CSCI 2041


intro Ocaml: types, bindings, and conditionals

OCaml programs


An Ocaml program is a sequence of expressions or declarations that are evaluated one after another.

Ocaml programs are compiled into code – either byte code or native code – that evaluates the expressions.

Class and labs use a “toplevel” REPL (read-eval-print-loop) – utop – to interactively evaluate expressions.

Utop history files and lecture code are posted in notes2041-f20 github repo.

Simple expressions

Every expression belongs to a single type. If its evaluation terminates normally, the result is a value of that type.

  • unit: ()
  • int: 0,1,-1,23,-4611686018427387904,…
  • string: "","ohai world", "I CAN HAZ CAPS",…
  • bool, char, float

Ocaml has standard operations on these basic types:

  • int: +,-,*,/,…
  • float: +., -., *., /., **

Hickey ch. 2 lists more


Compiling a malformed expression will result in a syntax error:


Compiling an expression that has the wrong type will result in a type error:

1 +. 3

This is different from a runtime error:

if b then 1/0 else 13

Many programs that cause runtime errors in e.g. python, Java, cause type errors in OCaml.


let expressions

let declarations bind a name to a value for the rest of a program:

let name = value

let x = "a string"

let expressions bind a name for use in an expression:

let name = value in expr

let y = 7*7 in y+1

such expressions are valid expressions, so they can be nested:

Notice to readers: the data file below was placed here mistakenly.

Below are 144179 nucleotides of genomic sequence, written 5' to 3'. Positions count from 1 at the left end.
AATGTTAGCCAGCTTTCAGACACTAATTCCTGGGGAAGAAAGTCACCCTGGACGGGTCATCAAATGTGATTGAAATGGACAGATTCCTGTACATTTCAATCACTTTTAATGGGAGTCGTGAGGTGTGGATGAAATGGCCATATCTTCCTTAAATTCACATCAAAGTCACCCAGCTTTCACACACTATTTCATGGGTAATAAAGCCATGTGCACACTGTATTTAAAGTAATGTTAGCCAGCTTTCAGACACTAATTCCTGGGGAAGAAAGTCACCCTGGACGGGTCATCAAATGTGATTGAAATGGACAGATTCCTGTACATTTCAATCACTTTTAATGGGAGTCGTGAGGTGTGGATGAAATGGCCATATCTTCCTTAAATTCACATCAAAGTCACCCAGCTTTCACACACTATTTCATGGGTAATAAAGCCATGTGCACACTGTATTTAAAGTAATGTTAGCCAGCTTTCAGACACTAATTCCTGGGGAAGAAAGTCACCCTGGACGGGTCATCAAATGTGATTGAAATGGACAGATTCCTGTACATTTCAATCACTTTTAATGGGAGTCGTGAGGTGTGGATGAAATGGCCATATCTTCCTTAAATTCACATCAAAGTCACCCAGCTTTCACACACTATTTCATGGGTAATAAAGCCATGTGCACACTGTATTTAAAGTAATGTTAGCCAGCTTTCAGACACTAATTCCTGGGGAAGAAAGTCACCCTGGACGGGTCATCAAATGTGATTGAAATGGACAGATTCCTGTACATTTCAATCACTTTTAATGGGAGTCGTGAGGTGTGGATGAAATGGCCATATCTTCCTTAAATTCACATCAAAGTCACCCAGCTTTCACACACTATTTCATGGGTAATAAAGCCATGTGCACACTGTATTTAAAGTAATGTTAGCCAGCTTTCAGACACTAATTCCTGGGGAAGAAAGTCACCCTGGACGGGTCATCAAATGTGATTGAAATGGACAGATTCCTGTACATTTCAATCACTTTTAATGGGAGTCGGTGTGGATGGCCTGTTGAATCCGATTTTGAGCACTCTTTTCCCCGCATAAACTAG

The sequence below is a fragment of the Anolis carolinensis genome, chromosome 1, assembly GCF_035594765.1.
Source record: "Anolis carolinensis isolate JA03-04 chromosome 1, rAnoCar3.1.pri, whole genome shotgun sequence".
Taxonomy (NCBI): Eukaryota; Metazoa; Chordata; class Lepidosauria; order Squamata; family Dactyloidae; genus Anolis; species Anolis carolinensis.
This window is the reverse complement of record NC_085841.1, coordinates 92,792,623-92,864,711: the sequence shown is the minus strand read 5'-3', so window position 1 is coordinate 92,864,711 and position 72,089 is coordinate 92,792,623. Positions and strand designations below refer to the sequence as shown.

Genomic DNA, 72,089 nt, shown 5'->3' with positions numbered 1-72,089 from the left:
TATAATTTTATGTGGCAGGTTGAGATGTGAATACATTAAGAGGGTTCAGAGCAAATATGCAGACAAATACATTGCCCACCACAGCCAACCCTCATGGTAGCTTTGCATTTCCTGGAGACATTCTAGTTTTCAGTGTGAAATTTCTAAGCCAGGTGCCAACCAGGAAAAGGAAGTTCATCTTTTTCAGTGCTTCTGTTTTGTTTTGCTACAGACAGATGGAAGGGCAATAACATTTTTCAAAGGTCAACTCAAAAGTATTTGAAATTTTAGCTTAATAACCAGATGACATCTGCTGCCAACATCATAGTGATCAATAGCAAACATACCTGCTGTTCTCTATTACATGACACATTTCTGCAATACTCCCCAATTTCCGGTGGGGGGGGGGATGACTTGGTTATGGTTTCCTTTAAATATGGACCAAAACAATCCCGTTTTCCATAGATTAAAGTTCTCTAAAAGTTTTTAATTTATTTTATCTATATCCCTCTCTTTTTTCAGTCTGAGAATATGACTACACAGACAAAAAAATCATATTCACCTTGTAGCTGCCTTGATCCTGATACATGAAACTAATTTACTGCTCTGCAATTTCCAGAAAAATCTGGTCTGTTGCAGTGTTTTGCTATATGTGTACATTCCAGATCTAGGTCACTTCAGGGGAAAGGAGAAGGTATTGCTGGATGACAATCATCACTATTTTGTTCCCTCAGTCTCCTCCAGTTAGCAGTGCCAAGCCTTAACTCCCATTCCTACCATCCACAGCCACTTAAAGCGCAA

let y = 7*7 in
  let x = 4 in x+y


The scope of a binding is the program text in which it can be used:

let y = 2 in
  let x = y*y in
    if x > 3 then

A name appearing outside of its scope is “unbound” and will cause a compiler error:

# let s = 42 / voldemort ;;
Error: Unbound value voldemort


The result of the expression let name = value in expr is expr, so the type of the expression is the type of expr:

let y = 42 in "hello!"
let b = true in 6.02e23
let x = 5 in
  let y = x*2 in y = 10
let a = 0.1 in
  let b = 2 in a < b

(Assuming name has the type of value)



The expression if cond then then else else evaluates cond, and if it is true, evaluates then, otherwise else.

Since the expression must belong to a single type, both then and else must have the same type.

if "a" = "a" then 0 else 1000
let s = 71 in if s > 65 then 'S' else 'N'
if 3 < 7 then "hooray!" else ()


OCaml defines the comparisons <, >, <=, >=, and = between expressions of the same type.

Unpleasant surprise for Java/C programmers:

  • == means “the same object in memory”
  • a != b means not (a == b).

For value inequality, use <>.

"a string" = "a " ^ "string"
"a string" == "a " ^ "string"
"a string" != "a " ^ "string"
"a string" <> "a " ^ "string"


OCaml also has functions. They are applied to an argument to produce a result:

  • The expression string_of_float 3.14159265 applies
    • function string_of_float to
    • argument 3.14159265 : float to compute the
    • result "3.14159265" : string
  • read_int () applies function read_int to argument () : unit to compute a result of type int.

The type of a function has the form t1 -> t2, where t1 is the type of argument the function expects, and t2 is the type of result it returns, so

  • string_of_float : float -> string
  • read_int : unit -> int

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